Likoni Ferry recovery mission pushed to Friday
Today marks five days since the vehicle carrying Mirriam Kighenda and daughter Amanda Mutheu plunged into the Indian Ocean at the Likoni ferry channel yet their remains still lay at the sea bed.
The recovery mission continued today (Thursday) but was slightly hampered by the morning rains that led to a stop of operations that will proceed on Friday.
However, there is still hope for the Kighenda families after the government contracted the services of an international diver Swedish Volka Basel who was brought in by the Kenya Navy to help in the operation.
“Basically I got some more information today that I didn’t know yesterday. I must, first of all, commend the Kenya Navy and the divers for being down there many times,” said Volka.
Volka further stated why the operation has been hectic going into the fifth day.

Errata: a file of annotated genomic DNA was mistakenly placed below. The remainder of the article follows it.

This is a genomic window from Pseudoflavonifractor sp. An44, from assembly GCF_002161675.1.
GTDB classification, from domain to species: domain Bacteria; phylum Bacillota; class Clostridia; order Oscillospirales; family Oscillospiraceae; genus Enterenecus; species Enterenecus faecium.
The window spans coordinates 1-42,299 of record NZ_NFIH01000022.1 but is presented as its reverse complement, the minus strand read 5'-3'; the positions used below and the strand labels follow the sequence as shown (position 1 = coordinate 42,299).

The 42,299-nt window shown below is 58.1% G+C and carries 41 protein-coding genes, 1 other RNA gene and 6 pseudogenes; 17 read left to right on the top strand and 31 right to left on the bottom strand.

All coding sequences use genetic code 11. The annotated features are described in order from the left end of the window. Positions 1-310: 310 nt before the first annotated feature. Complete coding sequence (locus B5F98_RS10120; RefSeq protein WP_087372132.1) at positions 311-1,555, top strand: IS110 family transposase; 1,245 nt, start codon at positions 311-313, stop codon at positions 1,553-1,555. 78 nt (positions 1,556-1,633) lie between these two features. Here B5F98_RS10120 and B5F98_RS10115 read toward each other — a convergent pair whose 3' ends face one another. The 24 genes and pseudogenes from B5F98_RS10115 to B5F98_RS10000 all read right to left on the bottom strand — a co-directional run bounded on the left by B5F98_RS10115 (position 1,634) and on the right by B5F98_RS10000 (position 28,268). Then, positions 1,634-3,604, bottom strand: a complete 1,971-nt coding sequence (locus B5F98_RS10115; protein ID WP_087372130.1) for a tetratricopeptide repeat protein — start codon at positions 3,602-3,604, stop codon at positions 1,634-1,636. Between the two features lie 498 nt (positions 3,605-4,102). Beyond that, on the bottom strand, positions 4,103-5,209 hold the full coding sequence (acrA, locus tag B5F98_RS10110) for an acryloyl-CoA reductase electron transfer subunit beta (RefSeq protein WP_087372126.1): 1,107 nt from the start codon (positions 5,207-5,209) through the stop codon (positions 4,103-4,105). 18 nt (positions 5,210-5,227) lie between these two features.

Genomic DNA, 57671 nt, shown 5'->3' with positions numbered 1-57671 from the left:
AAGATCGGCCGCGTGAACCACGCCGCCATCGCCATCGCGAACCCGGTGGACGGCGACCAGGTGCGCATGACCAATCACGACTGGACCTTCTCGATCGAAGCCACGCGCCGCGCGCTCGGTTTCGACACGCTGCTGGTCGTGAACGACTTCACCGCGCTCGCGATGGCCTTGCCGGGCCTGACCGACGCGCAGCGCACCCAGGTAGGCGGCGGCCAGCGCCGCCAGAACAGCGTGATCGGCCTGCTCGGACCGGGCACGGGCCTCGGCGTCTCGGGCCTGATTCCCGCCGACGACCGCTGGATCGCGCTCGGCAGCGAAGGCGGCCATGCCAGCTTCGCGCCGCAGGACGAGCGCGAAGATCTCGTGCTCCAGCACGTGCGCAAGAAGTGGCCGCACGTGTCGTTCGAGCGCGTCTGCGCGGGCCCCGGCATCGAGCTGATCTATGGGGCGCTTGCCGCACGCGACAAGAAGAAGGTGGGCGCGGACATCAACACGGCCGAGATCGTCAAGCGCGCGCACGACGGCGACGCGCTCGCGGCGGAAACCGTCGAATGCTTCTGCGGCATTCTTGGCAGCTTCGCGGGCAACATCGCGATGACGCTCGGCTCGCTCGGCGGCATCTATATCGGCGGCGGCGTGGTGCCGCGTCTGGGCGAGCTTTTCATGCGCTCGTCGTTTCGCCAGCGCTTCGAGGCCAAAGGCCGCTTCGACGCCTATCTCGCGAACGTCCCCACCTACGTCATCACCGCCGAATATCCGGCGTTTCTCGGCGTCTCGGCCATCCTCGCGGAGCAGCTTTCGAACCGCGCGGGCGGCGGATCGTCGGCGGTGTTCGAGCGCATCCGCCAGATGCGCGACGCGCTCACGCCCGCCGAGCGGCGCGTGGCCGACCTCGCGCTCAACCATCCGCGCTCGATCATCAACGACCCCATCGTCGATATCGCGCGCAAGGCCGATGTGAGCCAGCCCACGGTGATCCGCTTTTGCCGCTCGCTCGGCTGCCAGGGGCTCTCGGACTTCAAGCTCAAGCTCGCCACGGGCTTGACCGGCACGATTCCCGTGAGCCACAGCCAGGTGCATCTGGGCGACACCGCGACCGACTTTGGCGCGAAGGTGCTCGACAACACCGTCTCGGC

“What makes it really difficult is that there are other wreckages down there sunken boats and ships and cars from old times, that makes it really difficult to locate the vehicle but the main issue now is the rain,” he added.
“If it rains the visibility goes to zero so you cannot see even the hand in front of your face, we knew it could be a problem but we didn’t anticipate that together with the strong current so what they are doing now is commendable they are heroes all of them,” he said.
Volka said it will take him 15 minutes only to locate the car and the bodies and 2 hours to retrieve the vehicle from underwater, however, he will join the team tomorrow once he has assessed the situation.
“I am going to assess the situation then see how I can help them I have some ideas on how we can do the search better, once I have assessed and find the situation viable then tomorrow morning with my own boats and special gas to go deep and shark shield,” he said.
However, in a later interview, Volka said, from the briefing he got, he was overly overconfident but the exercise might take more than an hour or less if the location of the car can be identified.